The word counseling is common in ministerial service. There is hardly a week that goes by that I don’t hear or use the term. I’m concerned, however, that we’ve used the word so much that we’ve often taken the professionalism of the work out of it. Counselors, like pastors, are a unique vocation. Most pastors aren’t counselors. Most counselors aren’t pastors.
I understand many of our church attendees—and even people from the community—come to us requesting counseling, but I believe it is our job to help them understand the difference in a pastor and a counselor.
Here are four words of advice I’d share with every pastor:
1. Don’t call what you do counseling.
Unless you’re academically qualified and prepared to do it in a professional setting, don’t label it as counseling. I have a degree, and I still tell people I am happy to talk and pray with them about their situation, but this is not professional counseling. Offering that kind of ministry takes months or years for every individual and is a very specialized care. I may have advice on their physical health too, but I’m not their medical doctor. Not only are there liability issues at stake, there is the effectiveness and practicality of counseling to consider. I simply can’t commit the time and skills most people need when they are seeking true counseling. If counseling is valued in a church—as I think it should be—regardless of the size of the church there will be more caseload than any pastor could handle and do it well.
2. Have a referral base.
Before you’re asked or it’s needed, know where you’d send people. One of the first things I did when I arrived at the church where I now pastor was to get a list of qualified, experienced, and, most importantly, Biblical counselors. I try to have some men and women on my list and some who are especially good with children. I hear people say they live in a small town and don’t have access, but if they are close enough to another city, I remind them that getting the help they need is worth the distance investment. They wouldn’t think as long about traveling to find a cancer specialist. Counseling is a serious, even life-dependent need. My referral list almost always has counselors on it who are in other communities.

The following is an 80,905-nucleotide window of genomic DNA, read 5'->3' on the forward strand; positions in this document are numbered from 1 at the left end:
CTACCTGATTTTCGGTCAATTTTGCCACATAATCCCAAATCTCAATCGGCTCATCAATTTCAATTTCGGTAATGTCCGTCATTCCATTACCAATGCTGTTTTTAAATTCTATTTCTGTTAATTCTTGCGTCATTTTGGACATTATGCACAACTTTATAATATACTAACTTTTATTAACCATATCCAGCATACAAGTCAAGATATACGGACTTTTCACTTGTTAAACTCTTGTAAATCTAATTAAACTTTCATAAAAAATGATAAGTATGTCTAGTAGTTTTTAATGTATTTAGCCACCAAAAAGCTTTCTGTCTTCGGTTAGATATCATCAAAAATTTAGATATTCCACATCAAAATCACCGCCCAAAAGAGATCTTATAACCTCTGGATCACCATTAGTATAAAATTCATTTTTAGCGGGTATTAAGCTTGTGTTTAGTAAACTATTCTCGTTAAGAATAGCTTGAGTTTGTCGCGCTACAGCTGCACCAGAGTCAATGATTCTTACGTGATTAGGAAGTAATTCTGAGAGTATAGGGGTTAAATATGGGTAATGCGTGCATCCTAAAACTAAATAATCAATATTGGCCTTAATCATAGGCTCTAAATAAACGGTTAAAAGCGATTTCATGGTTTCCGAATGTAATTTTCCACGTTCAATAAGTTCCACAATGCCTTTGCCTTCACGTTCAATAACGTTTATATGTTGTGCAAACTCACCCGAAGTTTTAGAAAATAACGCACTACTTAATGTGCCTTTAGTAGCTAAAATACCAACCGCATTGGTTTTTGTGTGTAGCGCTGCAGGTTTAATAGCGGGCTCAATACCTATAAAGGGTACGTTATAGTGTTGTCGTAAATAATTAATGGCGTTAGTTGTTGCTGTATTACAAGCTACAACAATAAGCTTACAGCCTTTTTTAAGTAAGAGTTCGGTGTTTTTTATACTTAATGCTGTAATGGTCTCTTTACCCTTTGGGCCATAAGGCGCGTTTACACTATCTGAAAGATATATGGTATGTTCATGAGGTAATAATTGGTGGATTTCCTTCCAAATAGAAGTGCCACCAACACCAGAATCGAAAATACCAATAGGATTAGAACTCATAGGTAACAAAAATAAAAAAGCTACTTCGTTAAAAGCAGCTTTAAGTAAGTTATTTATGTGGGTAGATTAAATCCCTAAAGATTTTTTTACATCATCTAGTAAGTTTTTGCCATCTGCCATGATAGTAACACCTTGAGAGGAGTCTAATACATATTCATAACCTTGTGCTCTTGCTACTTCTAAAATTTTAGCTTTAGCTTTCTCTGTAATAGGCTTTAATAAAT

3. Understand the basics of counseling.
Even though I recommend not attempting professional counseling, I think all pastors should understand some basic skills of counseling. You could audit a counseling course at a college, even if it’s done online. There are certain techniques that help a counselor uncover the roots of a person’s issues and steer them towards the understanding that they need additional help. The fact is you will talk to lots of people in crisis. As a pastor, we help people discover the truths of God’s Word and how to apply it to their life. Counseling skills help us do this better. Many people we talk to won’t need professional counseling. They just need a sounding board or an outside perspective. That may only take a meeting or two at most. It will also help you in emergency situations, which is often how the need for counseling is discovered. Finally, it will shape your preaching. You’ll find yourself speaking to real people’s needs and offering helpful Biblical guidance on how to deal with real life issues.
4. Know when counseling is going to be needed most.
There are certain times where I see the need for counseling rise in the church. Monday mornings, for example, are often the day I refer people to counseling the most. After a weekend or holiday, when families are usually more together, problems are more easily discovered. Holidays are always a more difficult time in people’s lives when they are hurting. If you’re doing a series on grief, as another example, expect there will be deeper issues uncovered and get some counselors lined up in advance. Whenever I preach on marriage, I alert the counselors on my referral list in case they are needed. I’ve even asked counselors to be in our services. I’ve found them very receptive to this request.
Counseling and pastoring are two different professions in my opinion. There’s possibly another post needed on counselors not being pastors. We may do some of the things counselors do, but we should be careful not to confuse our roles with the professionals. Let’s keep our professions unique.